By Nora Houtman-de Graaf Two brother monks were living in a mountain temple—a master and his disciple, known as "One-Eye." One night, a monk arrived at the temple asking for shelter. It was customary for a visiting monk to be challenged in Dharma combat, and if the visitor was successful, he would be given room and board. The master was tired and he asked Brother One-Eye to present the challenge.
Upon greeting the visiting monk, Brother One-Eye pointed one finger in the air. The visitor replied by holding up two fingers. One-Eye followed by holding up three, and after some hesitation, the visitor folded his fingers into a fist. Then One-Eye shoved the guest's arm to the ground.
The visiting monk went to the master's room. He told the master that since he lost the debate, he would be leaving. The master asked the visitor to tell him what happened, and the monk replied, "First your disciple held up one finger. I understood that to represent the Lord Buddha. I wanted to reply that the Buddha without the Dharma would be of no benefit, so I held up two fingers. Your disciple then held up three fingers, meaning that without the presence of the Sangha, the other two could not exist. I made a fist, meaning that the Three Jewels are one, but your disciple pushed me away, telling me that all such ideas are empty."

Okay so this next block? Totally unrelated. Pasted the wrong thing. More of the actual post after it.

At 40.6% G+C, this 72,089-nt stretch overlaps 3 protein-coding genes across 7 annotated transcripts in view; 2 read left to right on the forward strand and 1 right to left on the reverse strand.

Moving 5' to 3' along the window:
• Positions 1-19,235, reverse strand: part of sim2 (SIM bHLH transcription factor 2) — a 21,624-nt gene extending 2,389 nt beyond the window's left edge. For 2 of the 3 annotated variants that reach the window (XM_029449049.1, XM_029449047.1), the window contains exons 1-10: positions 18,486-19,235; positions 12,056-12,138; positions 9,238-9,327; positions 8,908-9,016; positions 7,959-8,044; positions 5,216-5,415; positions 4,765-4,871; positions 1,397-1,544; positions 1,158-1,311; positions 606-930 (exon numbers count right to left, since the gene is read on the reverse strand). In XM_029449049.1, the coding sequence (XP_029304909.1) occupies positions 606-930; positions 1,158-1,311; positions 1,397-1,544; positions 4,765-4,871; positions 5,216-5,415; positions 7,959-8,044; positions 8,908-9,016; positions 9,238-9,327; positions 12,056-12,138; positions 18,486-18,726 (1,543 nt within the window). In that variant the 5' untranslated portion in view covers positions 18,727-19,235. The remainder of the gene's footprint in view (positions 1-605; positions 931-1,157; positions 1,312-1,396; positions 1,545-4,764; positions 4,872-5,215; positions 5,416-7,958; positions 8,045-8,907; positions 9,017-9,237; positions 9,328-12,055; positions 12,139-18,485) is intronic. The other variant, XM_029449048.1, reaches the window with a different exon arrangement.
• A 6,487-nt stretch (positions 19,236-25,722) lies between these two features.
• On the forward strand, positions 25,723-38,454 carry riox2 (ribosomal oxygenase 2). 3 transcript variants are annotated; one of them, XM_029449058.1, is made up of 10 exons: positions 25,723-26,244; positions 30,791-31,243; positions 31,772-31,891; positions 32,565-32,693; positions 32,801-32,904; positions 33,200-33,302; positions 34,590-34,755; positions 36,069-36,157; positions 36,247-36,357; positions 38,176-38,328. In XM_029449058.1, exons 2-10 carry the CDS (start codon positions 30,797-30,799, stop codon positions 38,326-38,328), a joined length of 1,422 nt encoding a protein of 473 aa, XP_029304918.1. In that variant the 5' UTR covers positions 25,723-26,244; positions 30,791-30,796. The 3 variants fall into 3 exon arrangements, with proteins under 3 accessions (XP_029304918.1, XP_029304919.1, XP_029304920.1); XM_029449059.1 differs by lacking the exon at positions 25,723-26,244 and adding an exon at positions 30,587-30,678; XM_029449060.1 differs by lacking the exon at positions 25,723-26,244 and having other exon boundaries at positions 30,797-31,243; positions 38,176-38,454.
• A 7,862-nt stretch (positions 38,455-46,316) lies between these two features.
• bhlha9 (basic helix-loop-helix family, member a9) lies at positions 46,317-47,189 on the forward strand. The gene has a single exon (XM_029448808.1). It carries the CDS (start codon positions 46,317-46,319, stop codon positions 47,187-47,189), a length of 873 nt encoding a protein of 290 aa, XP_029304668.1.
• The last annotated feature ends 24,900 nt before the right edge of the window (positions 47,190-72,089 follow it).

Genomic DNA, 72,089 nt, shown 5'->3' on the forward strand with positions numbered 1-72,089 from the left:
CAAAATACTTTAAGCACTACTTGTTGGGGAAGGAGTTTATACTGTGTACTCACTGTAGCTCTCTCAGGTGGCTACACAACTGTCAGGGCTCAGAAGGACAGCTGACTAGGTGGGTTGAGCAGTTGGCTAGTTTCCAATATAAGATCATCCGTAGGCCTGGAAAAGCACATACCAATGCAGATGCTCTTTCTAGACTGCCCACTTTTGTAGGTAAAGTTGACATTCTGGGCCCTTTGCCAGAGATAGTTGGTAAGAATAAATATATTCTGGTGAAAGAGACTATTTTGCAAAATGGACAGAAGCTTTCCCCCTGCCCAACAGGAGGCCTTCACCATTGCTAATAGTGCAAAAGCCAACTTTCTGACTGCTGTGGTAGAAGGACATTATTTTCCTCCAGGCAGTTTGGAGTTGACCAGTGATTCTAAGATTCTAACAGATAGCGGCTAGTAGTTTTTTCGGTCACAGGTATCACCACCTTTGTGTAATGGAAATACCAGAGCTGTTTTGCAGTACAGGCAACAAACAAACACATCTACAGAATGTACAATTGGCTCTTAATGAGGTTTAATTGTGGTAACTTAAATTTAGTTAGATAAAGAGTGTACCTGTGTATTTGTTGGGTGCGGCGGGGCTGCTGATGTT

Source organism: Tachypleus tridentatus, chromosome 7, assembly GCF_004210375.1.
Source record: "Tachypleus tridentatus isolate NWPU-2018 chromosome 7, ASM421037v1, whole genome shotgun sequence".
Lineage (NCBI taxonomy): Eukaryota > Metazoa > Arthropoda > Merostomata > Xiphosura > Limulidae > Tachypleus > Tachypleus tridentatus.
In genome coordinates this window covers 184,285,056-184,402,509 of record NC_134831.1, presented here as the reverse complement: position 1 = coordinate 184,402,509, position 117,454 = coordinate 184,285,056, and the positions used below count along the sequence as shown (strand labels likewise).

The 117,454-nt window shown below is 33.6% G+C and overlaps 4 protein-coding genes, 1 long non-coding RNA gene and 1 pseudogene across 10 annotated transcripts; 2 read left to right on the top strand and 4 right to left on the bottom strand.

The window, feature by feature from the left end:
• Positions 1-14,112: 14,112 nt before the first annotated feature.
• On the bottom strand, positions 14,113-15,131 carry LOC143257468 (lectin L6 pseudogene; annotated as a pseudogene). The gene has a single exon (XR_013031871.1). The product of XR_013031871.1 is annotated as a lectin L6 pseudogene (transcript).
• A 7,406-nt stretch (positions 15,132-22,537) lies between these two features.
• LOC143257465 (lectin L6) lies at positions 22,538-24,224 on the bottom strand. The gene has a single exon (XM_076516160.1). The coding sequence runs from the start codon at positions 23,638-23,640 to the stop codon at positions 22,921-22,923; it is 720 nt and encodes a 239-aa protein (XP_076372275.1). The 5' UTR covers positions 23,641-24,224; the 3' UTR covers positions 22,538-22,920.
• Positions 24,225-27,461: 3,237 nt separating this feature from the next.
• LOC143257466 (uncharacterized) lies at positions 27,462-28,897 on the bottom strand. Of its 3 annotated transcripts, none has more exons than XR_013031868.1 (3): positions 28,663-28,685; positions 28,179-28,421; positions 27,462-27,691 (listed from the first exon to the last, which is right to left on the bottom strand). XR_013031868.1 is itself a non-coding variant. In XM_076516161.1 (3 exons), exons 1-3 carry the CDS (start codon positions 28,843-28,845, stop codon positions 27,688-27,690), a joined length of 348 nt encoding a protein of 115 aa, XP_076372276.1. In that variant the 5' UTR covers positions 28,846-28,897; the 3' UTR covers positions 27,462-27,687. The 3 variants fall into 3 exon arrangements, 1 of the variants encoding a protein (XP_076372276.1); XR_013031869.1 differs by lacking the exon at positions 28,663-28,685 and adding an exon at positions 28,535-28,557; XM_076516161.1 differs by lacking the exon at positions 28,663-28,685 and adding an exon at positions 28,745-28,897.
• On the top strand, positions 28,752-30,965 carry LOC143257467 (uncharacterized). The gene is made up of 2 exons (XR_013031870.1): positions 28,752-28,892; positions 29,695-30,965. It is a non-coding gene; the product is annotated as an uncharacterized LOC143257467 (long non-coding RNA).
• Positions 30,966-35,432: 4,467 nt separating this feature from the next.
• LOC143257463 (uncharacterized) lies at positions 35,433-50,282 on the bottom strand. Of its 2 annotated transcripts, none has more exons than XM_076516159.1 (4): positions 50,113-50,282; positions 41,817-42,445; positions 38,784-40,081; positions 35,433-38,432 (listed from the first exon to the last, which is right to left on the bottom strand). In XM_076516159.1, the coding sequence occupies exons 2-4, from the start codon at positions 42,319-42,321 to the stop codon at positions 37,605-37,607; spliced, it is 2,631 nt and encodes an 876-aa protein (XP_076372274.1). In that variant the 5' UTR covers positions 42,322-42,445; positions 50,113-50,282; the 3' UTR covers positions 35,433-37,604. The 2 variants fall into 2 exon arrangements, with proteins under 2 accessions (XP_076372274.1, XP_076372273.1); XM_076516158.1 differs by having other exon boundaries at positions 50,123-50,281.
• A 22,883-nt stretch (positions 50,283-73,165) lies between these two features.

The master went to find his disciple. When he met One-Eye, the young monk was shouting, "Where is that scoundrel? He insulted me!" Then Brother One-Eye told the master, "You know how others taunt me because I have only one eye? I knew this guest would do the same, so I held up one finger to say that I have only one eye. But he chided me by holding up two fingers to say that he has two eyes. I held up three fingers to say that together we have three eyes, but he made a fist threatening to smash out my good eye. So I pushed his hand down to the ground."
This is a story about misunderstandings due to wrong perceptions.
Nora Houtman-de Graaf, True Fruition, is a Dharma teacher in Bilthoven, Holland.